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article imagePowdered caffeine presents a serious risk

By Tim Sandle     Dec 11, 2014 in Health
An investigation into the death of high school senior has highlighted the dangers of students taking powdered caffeine as a study or workout stimulant.
Logan Stiner was a senior about to graduate from Keystone High School. He was believed to have used powdered caffeine as a workout stimulant. Police found a bag of powdered caffeine next to his body, and a medical examiner determined that Stiner had taken more than a teaspoon, many times more than the recommended dose.
The U.S. Food and Drug Administration (FDA) states that taking one teaspoon of pure caffeine delivers the same effect to the body as 25 cups of coffee. A new warning from the Agency, reported by, indicates: "Very small amounts may cause accidental overdose.” The warning notes that it is almost impossible to accurately measure powered pure caffeine with normal kitchen measuring tools. It said anyone with a heart condition should not use the powder.
For about $10, you can buy 100,000 milligrams of caffeine powder online. This is equivalent to more than 1,000 Red Bulls’ worth of caffeine in one package. For instance, on Amazon, an advert for powdered caffeine states:
Caffeine is a powerful stimulant which can increase mental alertness and improve physical energy levels.
It can help decrease physical fatigue, improve clarity of thought and increase focus.
Making it particularly effective for disciplines such as weight training.
200 mg of Caffeine equates to 5 cups of coffee, or 2 energy drinks, or 5 chocolate bars or 8 soft drinks.
Caffeine can give you a fast acting boost that relieves, fatigue and tiredness and helps you feel more awake, and alert.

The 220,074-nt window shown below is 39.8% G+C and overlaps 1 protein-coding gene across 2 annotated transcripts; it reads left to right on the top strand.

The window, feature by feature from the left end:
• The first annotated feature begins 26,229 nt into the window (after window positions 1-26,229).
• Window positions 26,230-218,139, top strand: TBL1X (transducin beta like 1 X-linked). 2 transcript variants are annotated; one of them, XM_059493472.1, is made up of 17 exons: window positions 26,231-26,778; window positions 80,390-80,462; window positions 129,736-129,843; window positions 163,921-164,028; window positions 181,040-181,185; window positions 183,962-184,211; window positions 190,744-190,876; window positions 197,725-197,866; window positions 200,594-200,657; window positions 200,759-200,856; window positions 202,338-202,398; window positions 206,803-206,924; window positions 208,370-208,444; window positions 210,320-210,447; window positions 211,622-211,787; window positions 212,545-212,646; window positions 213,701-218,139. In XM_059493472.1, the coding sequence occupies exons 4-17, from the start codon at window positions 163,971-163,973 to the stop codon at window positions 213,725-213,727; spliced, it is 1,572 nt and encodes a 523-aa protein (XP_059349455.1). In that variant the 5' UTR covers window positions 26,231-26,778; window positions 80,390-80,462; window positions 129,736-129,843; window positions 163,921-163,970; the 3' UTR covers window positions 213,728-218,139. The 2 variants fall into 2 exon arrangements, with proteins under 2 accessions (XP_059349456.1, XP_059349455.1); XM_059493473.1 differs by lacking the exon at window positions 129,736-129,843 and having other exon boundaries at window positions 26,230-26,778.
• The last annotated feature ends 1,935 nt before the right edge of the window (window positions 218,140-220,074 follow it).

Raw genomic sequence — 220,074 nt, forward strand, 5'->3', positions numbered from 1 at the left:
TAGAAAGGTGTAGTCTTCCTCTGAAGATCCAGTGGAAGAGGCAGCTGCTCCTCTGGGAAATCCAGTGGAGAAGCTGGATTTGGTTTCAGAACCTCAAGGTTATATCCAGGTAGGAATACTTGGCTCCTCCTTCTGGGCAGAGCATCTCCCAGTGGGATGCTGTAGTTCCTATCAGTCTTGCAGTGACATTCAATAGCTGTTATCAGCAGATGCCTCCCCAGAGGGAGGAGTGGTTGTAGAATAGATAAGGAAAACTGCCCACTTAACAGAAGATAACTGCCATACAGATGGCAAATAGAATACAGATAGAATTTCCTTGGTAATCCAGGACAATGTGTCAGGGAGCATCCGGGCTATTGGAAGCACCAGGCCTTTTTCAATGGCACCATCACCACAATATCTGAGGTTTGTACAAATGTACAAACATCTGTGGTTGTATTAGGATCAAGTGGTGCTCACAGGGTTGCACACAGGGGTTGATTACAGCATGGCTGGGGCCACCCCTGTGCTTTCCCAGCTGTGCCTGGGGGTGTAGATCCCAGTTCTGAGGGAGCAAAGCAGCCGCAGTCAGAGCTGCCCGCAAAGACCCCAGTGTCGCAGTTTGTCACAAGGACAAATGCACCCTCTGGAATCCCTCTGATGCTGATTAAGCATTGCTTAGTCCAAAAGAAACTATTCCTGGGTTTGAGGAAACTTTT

No health warning is apparent.
In relation to this case, and another recent tragedy, U.S. Senator Sherrod Brown this week met with families of two young men who died after overdosing on powdered caffeine. The families presented a petition to the federal government requesting that the bulk powdered stimulant be banned for retail sale.
While the official number of recorded deaths directly attributed to powdered caffeine is relatively small, health agencies estimate that the number of fatalities is actually higher due to the difficulties in sometimes defining the cause of death. In terms of non-fatal incidences, Senator Brown states, as reported on Aseptic Enclosures, that more than 200 people have been admitted to the hospital for caffeine overdoses in Ohio alone.
Currently, although the FDA has issued a consumer warning, powdered caffeine remains on the shelves in drug stores and it is readily available online, with no regulation, warnings or protections. The FDA regulates dietary supplements, such as caffeine powder, differently than "conventional" foods and drug products. Senator Brown and the parents of the two people who recently died think that this status needs to change.
More about Caffeine, powdered caffeine, Drugs, Recreational, Sherrod Brown
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